With the AMPSound, the company is offering three-in-one functionality — the wireless earbuds can be used for music and calls, and can also be used as a personal hearing amplifier. The onboard controls aim to make increasing or decreasing the volume of a conversation or event as easy as turning your music up or down.
“When we first started designing AMPSound, we really wanted it to benefit the hearing-impaired community that often deals with expensive hearing aids, custom fittings and more,” AMPSound project creator Louisa Cheng said in a statement. “We wanted to provide a beautifully designed, easy-to-wear and comfortable alternative for the hearing impaired, as well as the regular community.”
Battery life is often a problem in wireless in-ears; in order to keep the weight down, batteries can’t be too large. The AMPSound in-ears offer up to 5 hours of playback time, 6 hours of talk time, or 7 hours when used as a hearing amplifier, but the company has another trick up its sleeve. The wireless headset features removable batteries, and a 3,000mAh Power Pack is also included in the box, which can charge mobile devices in addition to the earphones.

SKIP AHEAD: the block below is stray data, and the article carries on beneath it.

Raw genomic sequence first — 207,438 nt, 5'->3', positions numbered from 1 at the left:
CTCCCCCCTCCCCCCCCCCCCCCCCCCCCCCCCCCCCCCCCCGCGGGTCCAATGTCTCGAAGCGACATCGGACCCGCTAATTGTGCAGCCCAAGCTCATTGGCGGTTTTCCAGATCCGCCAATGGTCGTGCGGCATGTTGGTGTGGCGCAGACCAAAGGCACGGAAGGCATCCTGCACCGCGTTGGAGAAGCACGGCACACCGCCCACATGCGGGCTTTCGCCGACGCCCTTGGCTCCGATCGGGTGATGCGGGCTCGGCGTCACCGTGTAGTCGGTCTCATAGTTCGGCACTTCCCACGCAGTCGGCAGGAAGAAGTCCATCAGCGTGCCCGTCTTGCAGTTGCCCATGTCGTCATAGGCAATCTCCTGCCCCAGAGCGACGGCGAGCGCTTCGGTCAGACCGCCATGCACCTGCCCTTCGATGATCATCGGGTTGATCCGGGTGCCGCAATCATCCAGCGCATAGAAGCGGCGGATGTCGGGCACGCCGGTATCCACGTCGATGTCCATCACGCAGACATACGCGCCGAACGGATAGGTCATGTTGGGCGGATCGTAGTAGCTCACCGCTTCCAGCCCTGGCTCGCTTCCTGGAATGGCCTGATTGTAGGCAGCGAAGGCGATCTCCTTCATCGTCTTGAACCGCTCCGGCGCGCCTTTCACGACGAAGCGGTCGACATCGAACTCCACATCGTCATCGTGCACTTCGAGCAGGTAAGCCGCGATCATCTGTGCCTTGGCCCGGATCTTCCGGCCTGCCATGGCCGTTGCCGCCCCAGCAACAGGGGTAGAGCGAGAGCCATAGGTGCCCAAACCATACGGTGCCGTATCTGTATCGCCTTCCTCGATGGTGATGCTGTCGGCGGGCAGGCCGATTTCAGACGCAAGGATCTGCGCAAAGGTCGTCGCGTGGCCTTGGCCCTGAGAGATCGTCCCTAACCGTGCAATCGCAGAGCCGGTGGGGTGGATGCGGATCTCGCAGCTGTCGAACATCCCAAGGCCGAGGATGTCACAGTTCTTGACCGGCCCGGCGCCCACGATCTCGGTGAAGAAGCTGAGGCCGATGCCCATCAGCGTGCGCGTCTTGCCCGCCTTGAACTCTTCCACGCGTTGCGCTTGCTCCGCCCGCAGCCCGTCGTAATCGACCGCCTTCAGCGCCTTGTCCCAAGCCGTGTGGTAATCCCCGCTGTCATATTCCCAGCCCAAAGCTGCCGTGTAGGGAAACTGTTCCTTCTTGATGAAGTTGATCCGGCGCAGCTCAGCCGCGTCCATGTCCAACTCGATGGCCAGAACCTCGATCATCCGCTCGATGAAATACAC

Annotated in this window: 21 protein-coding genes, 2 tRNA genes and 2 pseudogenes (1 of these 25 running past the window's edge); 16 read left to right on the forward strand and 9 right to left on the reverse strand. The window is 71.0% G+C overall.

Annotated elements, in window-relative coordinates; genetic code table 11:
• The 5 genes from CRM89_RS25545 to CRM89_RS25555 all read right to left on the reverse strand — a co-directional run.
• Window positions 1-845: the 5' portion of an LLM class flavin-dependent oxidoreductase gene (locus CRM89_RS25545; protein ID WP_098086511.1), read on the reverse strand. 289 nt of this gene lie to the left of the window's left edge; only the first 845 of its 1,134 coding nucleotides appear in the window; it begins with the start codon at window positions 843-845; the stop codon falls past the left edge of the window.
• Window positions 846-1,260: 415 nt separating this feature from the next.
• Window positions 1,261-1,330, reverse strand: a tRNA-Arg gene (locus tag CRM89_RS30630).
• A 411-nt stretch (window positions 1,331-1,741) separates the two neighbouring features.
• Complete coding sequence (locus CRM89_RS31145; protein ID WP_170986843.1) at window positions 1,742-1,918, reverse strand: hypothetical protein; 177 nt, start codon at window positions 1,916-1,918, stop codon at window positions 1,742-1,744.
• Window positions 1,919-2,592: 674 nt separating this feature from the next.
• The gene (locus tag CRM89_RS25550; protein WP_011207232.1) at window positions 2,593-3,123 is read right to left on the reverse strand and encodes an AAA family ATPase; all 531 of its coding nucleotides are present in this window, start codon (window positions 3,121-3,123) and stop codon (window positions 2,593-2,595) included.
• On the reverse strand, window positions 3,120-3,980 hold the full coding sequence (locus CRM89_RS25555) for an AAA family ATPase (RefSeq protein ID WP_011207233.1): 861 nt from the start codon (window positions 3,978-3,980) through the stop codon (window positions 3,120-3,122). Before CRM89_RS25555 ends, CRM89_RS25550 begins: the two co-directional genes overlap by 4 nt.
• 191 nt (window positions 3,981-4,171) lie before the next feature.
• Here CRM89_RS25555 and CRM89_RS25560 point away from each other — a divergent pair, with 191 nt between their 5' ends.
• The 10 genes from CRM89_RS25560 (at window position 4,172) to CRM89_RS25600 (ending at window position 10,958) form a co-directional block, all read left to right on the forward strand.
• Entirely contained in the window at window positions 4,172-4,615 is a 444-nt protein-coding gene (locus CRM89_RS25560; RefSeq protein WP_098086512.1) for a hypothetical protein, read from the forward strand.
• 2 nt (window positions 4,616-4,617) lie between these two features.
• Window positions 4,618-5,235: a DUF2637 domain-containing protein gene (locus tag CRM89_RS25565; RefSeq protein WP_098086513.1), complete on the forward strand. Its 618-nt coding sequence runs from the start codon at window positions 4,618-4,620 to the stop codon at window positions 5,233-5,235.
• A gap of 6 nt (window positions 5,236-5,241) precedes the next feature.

While the hearing amplification is one of the more interesting aspects of the AMPSound, the rest of the feature set is fairly standard. Wireless connectivity is available via Bluetooth 4.1, and the earphones can automatically switch to hands-free mode in order to take calls using the headset. The individual ear buds can clasp together using magnets, and a carrying case is included.
Jabees is looking for $100,000 in funding for the AMPSound via an Indiegogo campaign it launched on Wednesday. The AMPSound are eventually planned to retail for around $200, but can be pre-ordered now for $100. For more information, see the campaign page.
- You aren’t ready for this Galaxy S23 vs. iPhone 14 Pro camera test
- The Google Pixel Fold may not be as expensive as you thought
- I love the Galaxy S23 — here are 5 things the iPhone still does better
- 5 things we’d love to see at Google I/O 2023 (but probably won’t)
- What is Dolby Atmos Music, and how can you listen to it at home and on the go?